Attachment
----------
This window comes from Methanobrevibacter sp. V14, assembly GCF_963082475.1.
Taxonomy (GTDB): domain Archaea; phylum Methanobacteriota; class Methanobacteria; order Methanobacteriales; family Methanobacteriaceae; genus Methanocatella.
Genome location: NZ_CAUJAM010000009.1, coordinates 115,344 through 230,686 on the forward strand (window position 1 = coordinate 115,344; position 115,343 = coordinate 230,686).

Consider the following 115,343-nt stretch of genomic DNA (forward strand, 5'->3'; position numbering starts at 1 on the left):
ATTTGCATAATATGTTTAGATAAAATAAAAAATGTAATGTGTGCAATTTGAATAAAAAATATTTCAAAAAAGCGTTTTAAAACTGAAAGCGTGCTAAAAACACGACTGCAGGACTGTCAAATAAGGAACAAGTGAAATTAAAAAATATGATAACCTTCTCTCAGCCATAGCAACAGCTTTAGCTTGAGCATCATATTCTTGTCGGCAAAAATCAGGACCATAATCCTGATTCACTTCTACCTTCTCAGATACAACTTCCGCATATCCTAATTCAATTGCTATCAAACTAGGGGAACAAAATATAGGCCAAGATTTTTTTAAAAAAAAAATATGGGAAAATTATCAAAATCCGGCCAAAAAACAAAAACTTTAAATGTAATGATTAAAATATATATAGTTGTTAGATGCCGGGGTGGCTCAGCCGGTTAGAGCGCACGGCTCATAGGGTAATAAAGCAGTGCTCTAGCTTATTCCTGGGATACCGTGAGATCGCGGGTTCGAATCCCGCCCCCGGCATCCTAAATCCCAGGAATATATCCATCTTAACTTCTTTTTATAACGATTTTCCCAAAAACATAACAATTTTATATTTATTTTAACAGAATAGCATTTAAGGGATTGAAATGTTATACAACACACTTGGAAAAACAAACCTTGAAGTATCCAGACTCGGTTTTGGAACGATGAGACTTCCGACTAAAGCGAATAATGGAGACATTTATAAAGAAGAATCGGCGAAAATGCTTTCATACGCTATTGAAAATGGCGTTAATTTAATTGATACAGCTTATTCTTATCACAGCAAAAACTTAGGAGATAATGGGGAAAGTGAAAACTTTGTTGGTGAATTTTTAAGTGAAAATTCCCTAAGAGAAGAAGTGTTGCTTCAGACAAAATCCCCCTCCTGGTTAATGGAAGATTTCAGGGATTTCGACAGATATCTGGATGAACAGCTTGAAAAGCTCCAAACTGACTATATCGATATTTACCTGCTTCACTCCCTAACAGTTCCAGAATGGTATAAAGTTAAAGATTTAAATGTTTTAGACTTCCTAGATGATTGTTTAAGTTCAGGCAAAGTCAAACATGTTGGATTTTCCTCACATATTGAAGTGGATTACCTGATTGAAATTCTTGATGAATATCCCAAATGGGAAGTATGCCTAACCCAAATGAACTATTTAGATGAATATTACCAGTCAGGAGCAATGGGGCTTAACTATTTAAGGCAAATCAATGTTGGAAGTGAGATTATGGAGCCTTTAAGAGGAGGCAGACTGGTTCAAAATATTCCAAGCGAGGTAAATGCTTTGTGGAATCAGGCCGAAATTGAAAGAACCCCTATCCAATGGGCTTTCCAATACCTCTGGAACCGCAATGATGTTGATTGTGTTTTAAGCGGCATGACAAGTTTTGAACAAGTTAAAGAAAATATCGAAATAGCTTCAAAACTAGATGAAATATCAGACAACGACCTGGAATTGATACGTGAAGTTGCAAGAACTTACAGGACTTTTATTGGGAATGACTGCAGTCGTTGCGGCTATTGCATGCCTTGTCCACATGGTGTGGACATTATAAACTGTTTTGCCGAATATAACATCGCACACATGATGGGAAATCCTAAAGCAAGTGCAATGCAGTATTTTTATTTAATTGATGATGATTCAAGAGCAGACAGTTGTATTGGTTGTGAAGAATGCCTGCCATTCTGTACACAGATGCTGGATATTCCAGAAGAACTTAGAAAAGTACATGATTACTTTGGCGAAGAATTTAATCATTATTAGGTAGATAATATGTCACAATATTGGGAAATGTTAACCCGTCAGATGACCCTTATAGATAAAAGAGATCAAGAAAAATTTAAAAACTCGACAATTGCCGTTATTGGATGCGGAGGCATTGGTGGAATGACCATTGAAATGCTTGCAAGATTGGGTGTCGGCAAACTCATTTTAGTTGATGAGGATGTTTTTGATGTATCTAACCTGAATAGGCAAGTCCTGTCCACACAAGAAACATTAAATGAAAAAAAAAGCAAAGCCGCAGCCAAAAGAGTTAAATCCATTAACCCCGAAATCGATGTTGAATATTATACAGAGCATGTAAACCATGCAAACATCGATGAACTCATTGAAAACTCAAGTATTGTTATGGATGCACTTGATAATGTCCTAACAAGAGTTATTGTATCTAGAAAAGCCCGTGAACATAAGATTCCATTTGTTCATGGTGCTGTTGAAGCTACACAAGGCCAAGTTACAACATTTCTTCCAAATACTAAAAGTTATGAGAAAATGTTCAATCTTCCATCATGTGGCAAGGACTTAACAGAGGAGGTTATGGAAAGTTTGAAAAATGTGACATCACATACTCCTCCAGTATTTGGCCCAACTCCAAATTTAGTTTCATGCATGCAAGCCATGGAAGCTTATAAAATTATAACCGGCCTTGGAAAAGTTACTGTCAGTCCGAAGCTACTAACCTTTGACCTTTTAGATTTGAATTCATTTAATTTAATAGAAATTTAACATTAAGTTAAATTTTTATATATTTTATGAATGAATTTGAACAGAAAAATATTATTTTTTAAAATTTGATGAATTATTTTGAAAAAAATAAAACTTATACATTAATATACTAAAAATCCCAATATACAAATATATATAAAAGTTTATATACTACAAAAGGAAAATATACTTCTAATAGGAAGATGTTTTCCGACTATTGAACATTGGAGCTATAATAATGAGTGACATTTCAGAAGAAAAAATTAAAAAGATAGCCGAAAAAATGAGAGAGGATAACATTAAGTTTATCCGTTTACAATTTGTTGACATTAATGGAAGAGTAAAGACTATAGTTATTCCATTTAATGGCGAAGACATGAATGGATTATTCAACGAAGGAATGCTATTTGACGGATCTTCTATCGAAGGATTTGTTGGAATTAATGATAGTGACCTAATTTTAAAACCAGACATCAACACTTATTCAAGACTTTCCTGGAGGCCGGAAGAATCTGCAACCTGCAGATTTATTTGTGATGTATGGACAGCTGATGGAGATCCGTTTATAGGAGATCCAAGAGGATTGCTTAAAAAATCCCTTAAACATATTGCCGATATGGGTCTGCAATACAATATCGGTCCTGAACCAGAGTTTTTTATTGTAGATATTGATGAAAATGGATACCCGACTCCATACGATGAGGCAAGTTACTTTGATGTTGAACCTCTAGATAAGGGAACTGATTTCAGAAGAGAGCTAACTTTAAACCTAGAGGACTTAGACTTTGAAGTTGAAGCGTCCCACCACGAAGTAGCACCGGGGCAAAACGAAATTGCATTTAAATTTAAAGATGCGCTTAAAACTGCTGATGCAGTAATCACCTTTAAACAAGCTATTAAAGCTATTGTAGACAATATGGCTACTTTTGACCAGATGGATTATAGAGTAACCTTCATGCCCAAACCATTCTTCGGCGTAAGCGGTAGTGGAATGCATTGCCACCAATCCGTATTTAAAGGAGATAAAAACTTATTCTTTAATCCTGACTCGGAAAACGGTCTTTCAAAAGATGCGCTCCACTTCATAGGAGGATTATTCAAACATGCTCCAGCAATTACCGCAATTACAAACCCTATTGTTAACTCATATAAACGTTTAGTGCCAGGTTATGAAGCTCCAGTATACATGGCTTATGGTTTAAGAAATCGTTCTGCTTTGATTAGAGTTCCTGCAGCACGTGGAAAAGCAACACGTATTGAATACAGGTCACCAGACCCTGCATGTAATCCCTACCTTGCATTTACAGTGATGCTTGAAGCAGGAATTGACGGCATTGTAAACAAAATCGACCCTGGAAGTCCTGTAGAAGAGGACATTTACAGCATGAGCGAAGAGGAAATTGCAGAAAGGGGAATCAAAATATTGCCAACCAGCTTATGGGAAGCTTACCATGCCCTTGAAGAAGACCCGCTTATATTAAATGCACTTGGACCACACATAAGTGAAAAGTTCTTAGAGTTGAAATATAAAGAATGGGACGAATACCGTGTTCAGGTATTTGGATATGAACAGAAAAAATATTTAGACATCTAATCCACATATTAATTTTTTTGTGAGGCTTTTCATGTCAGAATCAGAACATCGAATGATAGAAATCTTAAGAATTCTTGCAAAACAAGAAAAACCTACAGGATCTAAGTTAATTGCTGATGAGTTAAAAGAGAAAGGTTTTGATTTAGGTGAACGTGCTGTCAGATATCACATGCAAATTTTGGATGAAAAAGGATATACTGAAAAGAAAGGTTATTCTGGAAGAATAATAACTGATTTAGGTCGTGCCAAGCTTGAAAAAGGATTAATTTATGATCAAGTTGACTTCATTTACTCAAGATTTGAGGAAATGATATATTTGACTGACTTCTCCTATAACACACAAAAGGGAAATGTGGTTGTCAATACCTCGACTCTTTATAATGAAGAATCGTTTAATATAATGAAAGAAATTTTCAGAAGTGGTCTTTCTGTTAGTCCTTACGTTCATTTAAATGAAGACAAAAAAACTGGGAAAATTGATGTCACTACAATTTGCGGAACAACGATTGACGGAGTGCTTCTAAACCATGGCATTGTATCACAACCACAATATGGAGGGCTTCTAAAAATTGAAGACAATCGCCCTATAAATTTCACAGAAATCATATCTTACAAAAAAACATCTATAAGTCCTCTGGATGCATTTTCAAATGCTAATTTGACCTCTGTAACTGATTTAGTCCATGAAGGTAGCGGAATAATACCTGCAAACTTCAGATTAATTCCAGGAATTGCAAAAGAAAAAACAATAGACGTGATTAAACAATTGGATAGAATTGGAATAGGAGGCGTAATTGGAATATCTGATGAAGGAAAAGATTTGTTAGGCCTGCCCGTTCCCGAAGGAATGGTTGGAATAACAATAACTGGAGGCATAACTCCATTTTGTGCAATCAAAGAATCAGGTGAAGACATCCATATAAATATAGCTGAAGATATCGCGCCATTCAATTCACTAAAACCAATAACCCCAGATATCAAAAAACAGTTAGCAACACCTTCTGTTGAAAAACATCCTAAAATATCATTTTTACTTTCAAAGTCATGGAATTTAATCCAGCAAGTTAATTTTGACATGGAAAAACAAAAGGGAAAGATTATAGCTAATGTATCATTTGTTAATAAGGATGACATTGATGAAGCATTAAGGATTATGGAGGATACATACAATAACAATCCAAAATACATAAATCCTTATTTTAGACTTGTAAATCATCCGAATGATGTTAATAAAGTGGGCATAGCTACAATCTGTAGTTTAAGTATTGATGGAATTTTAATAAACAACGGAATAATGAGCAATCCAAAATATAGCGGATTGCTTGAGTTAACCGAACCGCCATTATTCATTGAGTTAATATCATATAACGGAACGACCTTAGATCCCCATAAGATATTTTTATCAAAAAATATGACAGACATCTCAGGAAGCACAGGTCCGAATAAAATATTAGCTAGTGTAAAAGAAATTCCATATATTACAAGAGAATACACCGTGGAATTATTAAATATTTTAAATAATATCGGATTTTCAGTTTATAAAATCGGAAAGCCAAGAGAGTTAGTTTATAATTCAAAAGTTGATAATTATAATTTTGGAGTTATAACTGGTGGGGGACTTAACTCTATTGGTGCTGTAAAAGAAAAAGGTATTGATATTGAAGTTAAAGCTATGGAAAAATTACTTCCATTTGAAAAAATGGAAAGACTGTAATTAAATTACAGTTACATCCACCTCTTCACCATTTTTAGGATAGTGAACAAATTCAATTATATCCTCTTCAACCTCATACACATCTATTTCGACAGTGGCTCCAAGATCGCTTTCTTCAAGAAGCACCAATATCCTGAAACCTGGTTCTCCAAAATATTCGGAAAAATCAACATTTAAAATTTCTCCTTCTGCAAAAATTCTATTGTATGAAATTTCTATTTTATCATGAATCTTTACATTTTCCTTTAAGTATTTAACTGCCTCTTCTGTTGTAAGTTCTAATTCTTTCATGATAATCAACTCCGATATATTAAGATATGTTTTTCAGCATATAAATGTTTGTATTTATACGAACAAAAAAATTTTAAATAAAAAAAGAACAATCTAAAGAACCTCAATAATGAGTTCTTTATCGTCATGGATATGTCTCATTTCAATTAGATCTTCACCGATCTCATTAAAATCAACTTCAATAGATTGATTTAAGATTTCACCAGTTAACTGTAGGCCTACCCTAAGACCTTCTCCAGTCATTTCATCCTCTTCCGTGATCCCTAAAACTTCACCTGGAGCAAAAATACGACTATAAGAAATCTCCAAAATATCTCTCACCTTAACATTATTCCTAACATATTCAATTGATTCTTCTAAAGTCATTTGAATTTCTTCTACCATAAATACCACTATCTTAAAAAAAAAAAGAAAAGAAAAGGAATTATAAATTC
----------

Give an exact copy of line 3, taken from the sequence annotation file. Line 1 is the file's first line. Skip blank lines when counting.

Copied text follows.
Genome location: NZ_CAUJAM010000009.1, coordinates 115,344 through 230,686 on the forward strand (window position 1 = coordinate 115,344; position 115,343 = coordinate 230,686).